The “Magic Palette Method”!

In this lesson I’d like to show you how to get the best out of your color mixing and how to make amazing bright color mixes with your watercolors. 

Not all watercolor paints are the same. You might think that yellow is yellow, and blue is blue. But pigments used in watercolor paints have characteristics which affect the appearance of the final mixed color.

Let’s start with the basics.

It’s generally understood that you can mix any color using just three primary colors:

  • Yellow
  • Blue
  • Red
primary colors in watercolor

These are known as primary colors because you cannot mix them using any other color combinations. You just can’t… If you only have yellowish and bluish hues in your palette you’ll never be able to mix red.

So you’re probably saying to yourself “great” all I need is three tubes of paint and I can mix any kind of color I want.

Wrong

I remember learning this after a great amount of frustration trying to mix nice bright greens. No matter what I did I just couldn’t produce the color I wanted!

This is because all watercolor paints are based on pigments which have a distinct color bias. For example, “Lemon Yellow” is a little bit greenish (therefore it has a cool bias). And “Hansa Yellow Deep” has a bit of red in it (this gives it a warm bias).

We say that Lemon Yellow is a cool hue, and Hansa Yellow is warm.

Tips & Tricks: The notion of warm and cool colors is important to this story. Color temperature can most easily be understood with the help of a color wheel. Warm colors are those that tend towards red and orange, whereas cool colors are those that tend towards blue and green.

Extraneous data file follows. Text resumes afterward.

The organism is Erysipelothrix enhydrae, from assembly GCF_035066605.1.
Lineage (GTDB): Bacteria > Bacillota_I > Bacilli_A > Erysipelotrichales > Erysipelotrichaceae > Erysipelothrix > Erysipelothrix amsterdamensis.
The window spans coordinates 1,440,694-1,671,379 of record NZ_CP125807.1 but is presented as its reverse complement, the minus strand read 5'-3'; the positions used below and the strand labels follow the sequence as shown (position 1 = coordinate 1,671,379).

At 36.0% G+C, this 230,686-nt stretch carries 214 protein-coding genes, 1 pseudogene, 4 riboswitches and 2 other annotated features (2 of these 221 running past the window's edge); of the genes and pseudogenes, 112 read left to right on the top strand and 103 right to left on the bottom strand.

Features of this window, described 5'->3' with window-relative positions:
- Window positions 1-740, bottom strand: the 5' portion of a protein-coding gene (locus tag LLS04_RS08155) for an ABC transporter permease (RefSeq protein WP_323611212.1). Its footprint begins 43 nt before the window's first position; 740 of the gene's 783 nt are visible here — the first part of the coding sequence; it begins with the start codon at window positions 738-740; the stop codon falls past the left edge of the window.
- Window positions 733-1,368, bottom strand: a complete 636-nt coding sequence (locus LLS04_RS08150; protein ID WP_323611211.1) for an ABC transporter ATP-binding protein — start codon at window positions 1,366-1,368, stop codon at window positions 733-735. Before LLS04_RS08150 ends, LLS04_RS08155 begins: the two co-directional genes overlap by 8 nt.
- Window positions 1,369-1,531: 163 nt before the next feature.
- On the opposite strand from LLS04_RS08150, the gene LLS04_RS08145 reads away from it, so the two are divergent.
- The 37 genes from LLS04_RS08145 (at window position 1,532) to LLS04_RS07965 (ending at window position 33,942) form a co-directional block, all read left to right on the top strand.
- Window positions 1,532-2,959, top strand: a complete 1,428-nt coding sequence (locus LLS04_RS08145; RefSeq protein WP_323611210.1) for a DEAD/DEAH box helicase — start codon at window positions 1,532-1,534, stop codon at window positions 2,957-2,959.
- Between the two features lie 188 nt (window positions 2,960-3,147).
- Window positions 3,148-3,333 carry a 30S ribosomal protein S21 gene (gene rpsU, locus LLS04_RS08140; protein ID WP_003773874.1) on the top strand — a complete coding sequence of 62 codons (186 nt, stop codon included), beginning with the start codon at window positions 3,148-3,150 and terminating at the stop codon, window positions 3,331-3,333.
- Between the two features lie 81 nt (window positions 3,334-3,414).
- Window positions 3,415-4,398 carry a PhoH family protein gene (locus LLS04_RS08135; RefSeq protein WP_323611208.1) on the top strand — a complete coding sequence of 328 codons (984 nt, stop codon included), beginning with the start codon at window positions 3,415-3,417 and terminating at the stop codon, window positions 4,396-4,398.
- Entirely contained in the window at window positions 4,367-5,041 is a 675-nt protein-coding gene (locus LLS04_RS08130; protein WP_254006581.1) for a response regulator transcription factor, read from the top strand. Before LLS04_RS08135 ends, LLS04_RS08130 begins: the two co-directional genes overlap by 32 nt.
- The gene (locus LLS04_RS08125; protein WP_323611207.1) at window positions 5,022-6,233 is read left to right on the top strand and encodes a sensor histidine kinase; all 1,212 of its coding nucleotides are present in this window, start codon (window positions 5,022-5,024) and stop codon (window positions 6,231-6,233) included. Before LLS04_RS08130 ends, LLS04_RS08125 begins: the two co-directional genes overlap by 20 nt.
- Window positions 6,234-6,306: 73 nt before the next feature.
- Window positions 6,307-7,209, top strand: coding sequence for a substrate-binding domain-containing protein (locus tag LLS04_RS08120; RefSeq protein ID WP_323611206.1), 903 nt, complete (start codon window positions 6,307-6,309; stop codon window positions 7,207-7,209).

warm vs cool colors

Now let’s go back to our tubes of yellow and blue paint. For example, if you try to mix a warm yellow with a warm blue, there is NO WAY you will end up with a bright vivid green! Mixing these two warm paints produces a toned down earthy green color, not an intense green.

So why is this?

The color appearance of the mixed paint depends on the color temperature of the pigments being used.

So how the heck do you figure out which combinations of paint to use to achieve a desired color?

If you read my first lesson then you’ve probably already guessed the answer.

You need to start with a range of both warm and cool primary colors. In other words, a warm and cool version of each primary color. That’s a minimum of six paints. Here’s an example:

The Magic of the Split Primary Color Palette

This collection of six primary colors is referred to as a split primary palette. Using a split primary color palette is a principle that makes a fundamental difference between dull muddy color mixing and bright lively colors!

Tips & Tricks: The term “split primary” refers to the idea that each primary color is split into both warm and cool versions. 

But it’s even better than that! If you want to be able to mix the widest possible range of different colors, having six warm and cool primary colors in your mixing palette is the best way to achieve this (unless of course you fancy buying every possible tube of paint available).

Don’t worry. I didn’t have a clue what I was doing when I first started mixing paints. Worse than that, I had no idea which paints I should choose to begin with. But now I’m going to show you a quick and handy reference tool you can use to help you mix any color you want.